Bankers were never crazy about being drafted into the war on drugs. Given a choice, many would sooner have burned their draft cards than marched through the thicket of paperwork involved in enforcing the money-laundering laws.

But the times are changing, and the Treasury Department's Stanley E. Morris is the man driving those changes.

Mr. Morris, head of the department's Financial Crimes Enforcement Network, or Fincen, wants to be as much a partner with banks as a drill sergeant.

The time is finally ripe for such an alliance, he said.

Many observers think he's just the man to make the partnership work. He's both a tough cop and an experienced policymaker who has worked for four administrations.

He spent the last three years as chief of staff to Ronald K. Noble, the assistant Treasury secretary for enforcement.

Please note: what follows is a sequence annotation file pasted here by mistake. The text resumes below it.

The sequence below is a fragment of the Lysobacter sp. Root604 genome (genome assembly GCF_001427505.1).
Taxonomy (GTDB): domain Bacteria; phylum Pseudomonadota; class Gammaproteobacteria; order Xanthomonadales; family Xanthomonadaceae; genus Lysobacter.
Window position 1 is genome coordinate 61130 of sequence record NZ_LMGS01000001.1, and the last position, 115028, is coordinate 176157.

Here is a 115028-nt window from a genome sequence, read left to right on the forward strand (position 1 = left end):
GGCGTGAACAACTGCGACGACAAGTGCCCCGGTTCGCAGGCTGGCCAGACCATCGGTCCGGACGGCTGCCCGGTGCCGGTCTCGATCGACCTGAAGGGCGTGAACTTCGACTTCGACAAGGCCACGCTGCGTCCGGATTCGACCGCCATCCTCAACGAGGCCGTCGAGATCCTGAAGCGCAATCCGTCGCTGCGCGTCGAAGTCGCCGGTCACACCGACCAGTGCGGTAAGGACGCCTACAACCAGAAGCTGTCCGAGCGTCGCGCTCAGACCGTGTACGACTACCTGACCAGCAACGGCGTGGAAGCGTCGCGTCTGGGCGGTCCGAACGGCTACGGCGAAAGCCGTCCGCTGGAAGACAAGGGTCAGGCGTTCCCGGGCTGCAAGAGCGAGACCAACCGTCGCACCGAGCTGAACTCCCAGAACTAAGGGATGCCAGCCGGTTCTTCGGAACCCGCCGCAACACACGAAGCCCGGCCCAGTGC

From 1989 to 1991, he was deputy director to drug czar William Bennett. Before that, he was director of the U.S. Marshals Service.

Fincen, established in 1990 to collect financial crime data, keeps records of banks' currency transaction reports and suspicious transaction referrals.

It has been lauded lately for helping the Central Intelligence Agency nab Russian the spy Aldrich Ames and providing evidence against the World Trade Center bombers.

But, Mr. Morris said, expecting bankers to help the government catch crooks calls for something in return.

If banks track customer activity carefully, they shouldn't have to fill out useless forms, he said. - Shannon Henry

Stanley E. Morris

Director, Financial Crimes Enforcement Network

Department of the Treasury

2070 Chain Bridge Road Suite 200

Vienna, Va. 22182


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